Best Frames for Woodblock Prints?
Acrylic Frames VS Traditional Frames
Note: This is also available as a video on our YouTube Channel.
I have always liked to display art rather than have it tucked away in some dusty portfolio. As print collectors, we learn quickly to avoid acidic papers and mattes, and to keep our prints away from moisture and sunlight. When it comes to Ukiyo-e, I prefer to use clear acrylic frames (Class A - UV resistant) rather than traditional frames with mattes.
See this print below, one of my favorite from the "Twin Brushes" series, in its old frame on the left, and now in it's new frame on the right. I much prefer this modern look. It also takes up less space so I can display 2 prints instead of one.
Below is a gallery show put on by Moonlit Sea Prints. You can see how they utilized the acrylic frames to really show the full print in a clean modern fashion.
In order to not have the print touch the acrylic panel, I add a thin, acid-free tissue to the back of the print (not glued). I also added a thin, acid-free "spacer" to the front of the print to provide some space from the acrylic panel. Below is a step-by-step of my woodblock framing approach.
1) Place acid-free tissue paper on the back of the frame.
2) Place the print on top of the acid-free tissue.
3) Cut spacer strips from acid-free stock and place at the top and bottom of the print.
4) The front of the print.
5) The back of the print.
If you are worried about moisture, it's not hard to put a thin piece of tape around the edge of the frame to seal everything in.
Reasons Why I Think Acrylic Frames Are Better:
Publisher Marks: One of the most important pieces of a woodblock print, besides the design of the print itself, is the accompanying publisher seals, censor seals, date and other writings that are on the outside edges of many prints. Unfortunately some of the original print owners have trimmed these off in order to fit the prints into their albums. But, I contend that if your print does have these marks on the edge, they should be displayed as part of the work, and not covered by some matte or frame. These marks indicate the provenance and history of the print. An acrylic frame is a great way to show the entirety of the piece.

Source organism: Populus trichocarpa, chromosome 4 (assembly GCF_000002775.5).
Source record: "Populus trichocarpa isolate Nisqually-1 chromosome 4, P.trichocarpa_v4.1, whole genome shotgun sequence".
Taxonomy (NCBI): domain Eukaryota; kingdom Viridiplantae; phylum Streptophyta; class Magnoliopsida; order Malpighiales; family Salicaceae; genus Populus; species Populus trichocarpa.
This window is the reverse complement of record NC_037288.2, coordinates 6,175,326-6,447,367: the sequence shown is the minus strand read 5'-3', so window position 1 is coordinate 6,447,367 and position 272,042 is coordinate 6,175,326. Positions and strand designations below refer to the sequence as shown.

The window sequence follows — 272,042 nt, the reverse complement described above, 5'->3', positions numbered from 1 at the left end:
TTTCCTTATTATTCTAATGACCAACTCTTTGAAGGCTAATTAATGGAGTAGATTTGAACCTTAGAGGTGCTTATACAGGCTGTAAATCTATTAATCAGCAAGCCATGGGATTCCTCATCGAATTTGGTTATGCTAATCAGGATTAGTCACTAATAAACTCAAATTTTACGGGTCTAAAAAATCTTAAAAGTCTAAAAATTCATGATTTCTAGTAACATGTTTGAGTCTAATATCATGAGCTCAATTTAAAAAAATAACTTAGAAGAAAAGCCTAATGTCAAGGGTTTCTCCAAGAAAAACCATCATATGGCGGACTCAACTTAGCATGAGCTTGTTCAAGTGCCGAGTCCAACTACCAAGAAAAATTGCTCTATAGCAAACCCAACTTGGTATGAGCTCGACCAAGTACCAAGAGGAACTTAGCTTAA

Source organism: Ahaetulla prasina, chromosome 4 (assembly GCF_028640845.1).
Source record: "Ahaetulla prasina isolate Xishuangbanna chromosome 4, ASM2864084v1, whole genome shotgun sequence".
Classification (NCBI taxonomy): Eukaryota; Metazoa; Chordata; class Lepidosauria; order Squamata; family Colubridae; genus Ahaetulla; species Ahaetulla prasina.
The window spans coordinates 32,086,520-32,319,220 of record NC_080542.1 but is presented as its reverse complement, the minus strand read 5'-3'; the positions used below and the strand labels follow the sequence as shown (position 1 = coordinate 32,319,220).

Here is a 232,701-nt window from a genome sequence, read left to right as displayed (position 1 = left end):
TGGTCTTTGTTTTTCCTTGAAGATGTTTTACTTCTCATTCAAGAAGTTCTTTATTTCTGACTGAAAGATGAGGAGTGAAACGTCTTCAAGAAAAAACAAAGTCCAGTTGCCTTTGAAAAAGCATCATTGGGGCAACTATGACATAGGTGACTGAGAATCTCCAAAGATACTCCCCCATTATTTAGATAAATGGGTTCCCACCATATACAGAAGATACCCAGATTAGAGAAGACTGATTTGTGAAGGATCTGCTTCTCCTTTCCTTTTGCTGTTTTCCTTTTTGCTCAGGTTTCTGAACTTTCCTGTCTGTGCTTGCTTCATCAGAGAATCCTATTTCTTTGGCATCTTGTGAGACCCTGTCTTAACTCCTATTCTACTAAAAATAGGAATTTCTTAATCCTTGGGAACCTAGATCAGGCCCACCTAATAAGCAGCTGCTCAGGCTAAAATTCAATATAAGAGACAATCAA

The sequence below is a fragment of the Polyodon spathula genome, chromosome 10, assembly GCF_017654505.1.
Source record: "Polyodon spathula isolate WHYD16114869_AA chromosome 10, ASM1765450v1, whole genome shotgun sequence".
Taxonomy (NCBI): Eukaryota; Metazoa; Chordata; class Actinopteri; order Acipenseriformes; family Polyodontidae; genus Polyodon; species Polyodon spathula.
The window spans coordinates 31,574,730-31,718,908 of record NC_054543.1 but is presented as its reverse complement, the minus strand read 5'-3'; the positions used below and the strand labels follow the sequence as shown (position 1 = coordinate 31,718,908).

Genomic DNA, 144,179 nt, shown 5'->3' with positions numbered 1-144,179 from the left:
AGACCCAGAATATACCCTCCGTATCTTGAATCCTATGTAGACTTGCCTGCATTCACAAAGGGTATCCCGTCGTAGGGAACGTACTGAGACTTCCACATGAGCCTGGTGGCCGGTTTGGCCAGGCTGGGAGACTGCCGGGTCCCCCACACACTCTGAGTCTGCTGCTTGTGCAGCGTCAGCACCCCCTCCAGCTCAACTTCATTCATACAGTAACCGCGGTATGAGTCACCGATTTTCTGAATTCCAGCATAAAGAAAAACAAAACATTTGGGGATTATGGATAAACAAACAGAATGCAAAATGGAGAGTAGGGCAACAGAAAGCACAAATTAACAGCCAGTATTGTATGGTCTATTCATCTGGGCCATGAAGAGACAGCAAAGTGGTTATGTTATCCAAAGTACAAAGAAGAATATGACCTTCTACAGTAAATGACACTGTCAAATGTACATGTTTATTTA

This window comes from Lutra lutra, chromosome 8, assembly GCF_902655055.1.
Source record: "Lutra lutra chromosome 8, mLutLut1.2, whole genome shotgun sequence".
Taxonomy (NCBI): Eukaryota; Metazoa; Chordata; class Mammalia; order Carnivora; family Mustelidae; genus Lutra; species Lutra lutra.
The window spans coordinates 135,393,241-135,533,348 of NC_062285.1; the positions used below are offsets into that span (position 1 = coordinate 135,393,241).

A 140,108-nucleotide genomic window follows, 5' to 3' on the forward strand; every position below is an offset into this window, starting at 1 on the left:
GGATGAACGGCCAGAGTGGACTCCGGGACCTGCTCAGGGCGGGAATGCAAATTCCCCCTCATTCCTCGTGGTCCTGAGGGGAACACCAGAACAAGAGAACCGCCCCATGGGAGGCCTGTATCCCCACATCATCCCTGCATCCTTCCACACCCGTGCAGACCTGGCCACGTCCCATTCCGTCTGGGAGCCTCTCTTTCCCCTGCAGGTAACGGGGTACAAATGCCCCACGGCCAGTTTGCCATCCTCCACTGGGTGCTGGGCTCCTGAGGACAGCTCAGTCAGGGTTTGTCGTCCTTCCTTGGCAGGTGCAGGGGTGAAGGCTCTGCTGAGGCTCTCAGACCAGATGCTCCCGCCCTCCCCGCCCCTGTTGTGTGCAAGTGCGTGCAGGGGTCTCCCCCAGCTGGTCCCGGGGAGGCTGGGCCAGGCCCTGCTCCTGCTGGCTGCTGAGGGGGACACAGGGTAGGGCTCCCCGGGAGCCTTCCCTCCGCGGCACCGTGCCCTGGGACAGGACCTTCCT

Paper Features: The paper that Ukiyo-e prints are on is Washi. "Until the early 20th century, the Japanese used washi in applications where Western style paper or other materials are currently used. This is partly because washi was the only type of paper available at that time in Japan, but also because the unique characteristics of washi made it a better material." https://en.wikipedia.org/wiki/Washi Many times the paper has a visible texture, embossing, variable thicknesses, and other treatments, These are easier to appreciate when both sides of the print are visible. I find the appearance of the back of a print with the bleed through of various ink colors interesting. Also seeing the backside of a print, allows one to see if it's been "backed" by another piece of paper.
Back of the print is easy to see.
Cost: These frames are less than half the price of a traditional frame and matte, especially if you go to a professional framer. I bought my frames on Amazon ( large frames / small frames ) So whereas you might pay $150+ for a traditional frame, matt and framing service, an acrylic frame will cost you less than $50.
Flexibility: Acrylic frames can be used horizontally and vertically, attached to the wall (with screws provided) or freestanding on picture rails or shelves. Plus it only takes a few minutes to switch prints and refresh your display. If you want to frame a triptych, then you will need to separate it into 3 frames since I haven't seen an acrylic frame large enough, although I'm sure you can special order one.
Collectors that prefer the aesthetic of a traditional frame with matte may not like this approach. If anyone has other thoughts on why this approach is a good or bad idea please let me know.